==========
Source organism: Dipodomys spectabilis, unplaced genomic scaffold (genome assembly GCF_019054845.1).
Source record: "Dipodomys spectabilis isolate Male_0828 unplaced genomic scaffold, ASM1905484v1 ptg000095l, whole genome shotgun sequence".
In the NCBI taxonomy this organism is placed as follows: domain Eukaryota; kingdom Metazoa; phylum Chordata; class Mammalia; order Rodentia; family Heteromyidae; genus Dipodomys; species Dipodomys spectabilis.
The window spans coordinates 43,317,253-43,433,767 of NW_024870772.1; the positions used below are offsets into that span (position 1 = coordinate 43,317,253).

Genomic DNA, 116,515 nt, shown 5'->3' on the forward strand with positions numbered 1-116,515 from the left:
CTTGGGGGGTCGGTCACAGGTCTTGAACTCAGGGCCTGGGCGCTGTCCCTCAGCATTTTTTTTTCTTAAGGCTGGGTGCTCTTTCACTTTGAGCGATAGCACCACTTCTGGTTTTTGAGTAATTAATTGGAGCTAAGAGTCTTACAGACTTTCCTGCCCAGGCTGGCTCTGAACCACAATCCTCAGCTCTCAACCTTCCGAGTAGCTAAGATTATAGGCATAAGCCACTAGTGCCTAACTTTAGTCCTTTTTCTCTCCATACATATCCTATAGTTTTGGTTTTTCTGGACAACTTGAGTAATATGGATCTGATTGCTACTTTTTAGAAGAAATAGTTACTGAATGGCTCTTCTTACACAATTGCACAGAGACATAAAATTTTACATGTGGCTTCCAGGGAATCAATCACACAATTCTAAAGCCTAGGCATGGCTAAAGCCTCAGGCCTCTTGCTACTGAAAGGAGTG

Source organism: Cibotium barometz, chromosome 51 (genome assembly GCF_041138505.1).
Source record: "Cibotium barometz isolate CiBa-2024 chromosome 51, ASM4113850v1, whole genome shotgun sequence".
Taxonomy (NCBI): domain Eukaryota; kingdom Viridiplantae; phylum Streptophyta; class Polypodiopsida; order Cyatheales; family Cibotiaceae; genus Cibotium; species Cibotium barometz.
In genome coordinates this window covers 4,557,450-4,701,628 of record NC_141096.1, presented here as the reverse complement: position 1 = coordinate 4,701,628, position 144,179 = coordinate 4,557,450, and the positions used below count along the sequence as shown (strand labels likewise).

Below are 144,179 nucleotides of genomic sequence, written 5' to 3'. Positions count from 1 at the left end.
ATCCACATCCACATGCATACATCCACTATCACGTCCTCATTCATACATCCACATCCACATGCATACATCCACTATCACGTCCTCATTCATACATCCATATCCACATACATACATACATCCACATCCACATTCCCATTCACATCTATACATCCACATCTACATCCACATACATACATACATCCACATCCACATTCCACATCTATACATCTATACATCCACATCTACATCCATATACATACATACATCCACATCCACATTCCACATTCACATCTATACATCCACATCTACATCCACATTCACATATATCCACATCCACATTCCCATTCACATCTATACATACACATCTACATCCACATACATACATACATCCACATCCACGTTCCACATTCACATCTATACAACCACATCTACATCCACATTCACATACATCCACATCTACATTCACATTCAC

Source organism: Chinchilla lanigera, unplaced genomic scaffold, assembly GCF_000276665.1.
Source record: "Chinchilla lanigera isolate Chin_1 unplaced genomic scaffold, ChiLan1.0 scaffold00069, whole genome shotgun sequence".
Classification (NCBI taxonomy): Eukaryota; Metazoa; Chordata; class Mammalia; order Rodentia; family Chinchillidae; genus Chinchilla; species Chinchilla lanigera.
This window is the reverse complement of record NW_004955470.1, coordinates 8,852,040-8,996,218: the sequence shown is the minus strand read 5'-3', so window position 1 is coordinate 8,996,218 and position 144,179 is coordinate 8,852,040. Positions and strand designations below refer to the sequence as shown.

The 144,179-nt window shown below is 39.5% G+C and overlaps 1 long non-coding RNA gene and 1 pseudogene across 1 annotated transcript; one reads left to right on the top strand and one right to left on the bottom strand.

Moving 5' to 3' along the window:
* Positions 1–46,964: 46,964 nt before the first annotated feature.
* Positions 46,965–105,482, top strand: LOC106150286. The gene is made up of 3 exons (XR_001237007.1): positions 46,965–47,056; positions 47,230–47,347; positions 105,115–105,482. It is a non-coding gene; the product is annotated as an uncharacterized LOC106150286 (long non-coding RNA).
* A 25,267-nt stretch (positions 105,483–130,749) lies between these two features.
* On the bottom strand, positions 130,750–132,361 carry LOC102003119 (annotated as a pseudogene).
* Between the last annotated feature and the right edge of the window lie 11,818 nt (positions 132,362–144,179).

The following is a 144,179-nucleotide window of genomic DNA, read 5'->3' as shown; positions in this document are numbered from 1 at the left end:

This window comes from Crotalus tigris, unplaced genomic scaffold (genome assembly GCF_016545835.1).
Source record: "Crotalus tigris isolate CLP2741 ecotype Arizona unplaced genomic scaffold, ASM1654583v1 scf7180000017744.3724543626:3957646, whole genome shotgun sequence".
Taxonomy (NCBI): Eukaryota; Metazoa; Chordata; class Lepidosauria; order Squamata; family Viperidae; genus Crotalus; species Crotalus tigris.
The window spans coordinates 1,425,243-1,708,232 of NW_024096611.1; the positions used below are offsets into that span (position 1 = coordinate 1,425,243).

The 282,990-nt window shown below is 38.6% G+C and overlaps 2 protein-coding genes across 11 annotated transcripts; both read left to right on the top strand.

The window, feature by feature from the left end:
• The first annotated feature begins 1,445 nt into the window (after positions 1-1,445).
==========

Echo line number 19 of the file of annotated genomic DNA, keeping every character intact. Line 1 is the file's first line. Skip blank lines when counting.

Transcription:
* Positions 1–46,964: 46,964 nt before the first annotated feature.